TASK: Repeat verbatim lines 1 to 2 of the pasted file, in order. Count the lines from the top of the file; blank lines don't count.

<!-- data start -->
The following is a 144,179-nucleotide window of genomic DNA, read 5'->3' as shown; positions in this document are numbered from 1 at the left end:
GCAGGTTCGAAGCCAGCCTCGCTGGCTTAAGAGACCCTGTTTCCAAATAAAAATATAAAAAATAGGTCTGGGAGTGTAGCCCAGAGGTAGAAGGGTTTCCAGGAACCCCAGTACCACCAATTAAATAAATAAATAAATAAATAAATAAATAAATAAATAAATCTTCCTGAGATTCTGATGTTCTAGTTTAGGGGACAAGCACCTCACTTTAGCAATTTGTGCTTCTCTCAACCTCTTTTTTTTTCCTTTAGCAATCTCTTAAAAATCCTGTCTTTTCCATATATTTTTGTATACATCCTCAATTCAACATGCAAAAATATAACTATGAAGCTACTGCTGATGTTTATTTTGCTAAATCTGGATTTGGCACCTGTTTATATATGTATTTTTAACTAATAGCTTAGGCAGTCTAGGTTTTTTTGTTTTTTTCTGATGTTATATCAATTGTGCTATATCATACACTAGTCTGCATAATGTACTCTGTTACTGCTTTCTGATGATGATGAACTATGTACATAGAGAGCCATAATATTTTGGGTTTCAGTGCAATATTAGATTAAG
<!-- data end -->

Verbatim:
The following is a 144,179-nucleotide window of genomic DNA, read 5'->3' as shown; positions in this document are numbered from 1 at the left end:
GCAGGTTCGAAGCCAGCCTCGCTGGCTTAAGAGACCCTGTTTCCAAATAAAAATATAAAAAATAGGTCTGGGAGTGTAGCCCAGAGGTAGAAGGGTTTCCAGGAACCCCAGTACCACCAATTAAATAAATAAATAAATAAATAAATAAATAAATAAATAAATCTTCCTGAGATTCTGATGTTCTAGTTTAGGGGACAAGCACCTCACTTTAGCAATTTGTGCTTCTCTCAACCTCTTTTTTTTTCCTTTAGCAATCTCTTAAAAATCCTGTCTTTTCCATATATTTTTGTATACATCCTCAATTCAACATGCAAAAATATAACTATGAAGCTACTGCTGATGTTTATTTTGCTAAATCTGGATTTGGCACCTGTTTATATATGTATTTTTAACTAATAGCTTAGGCAGTCTAGGTTTTTTTGTTTTTTTCTGATGTTATATCAATTGTGCTATATCATACACTAGTCTGCATAATGTACTCTGTTACTGCTTTCTGATGATGATGAACTATGTACATAGAGAGCCATAATATTTTGGGTTTCAGTGCAATATTAGATTAAG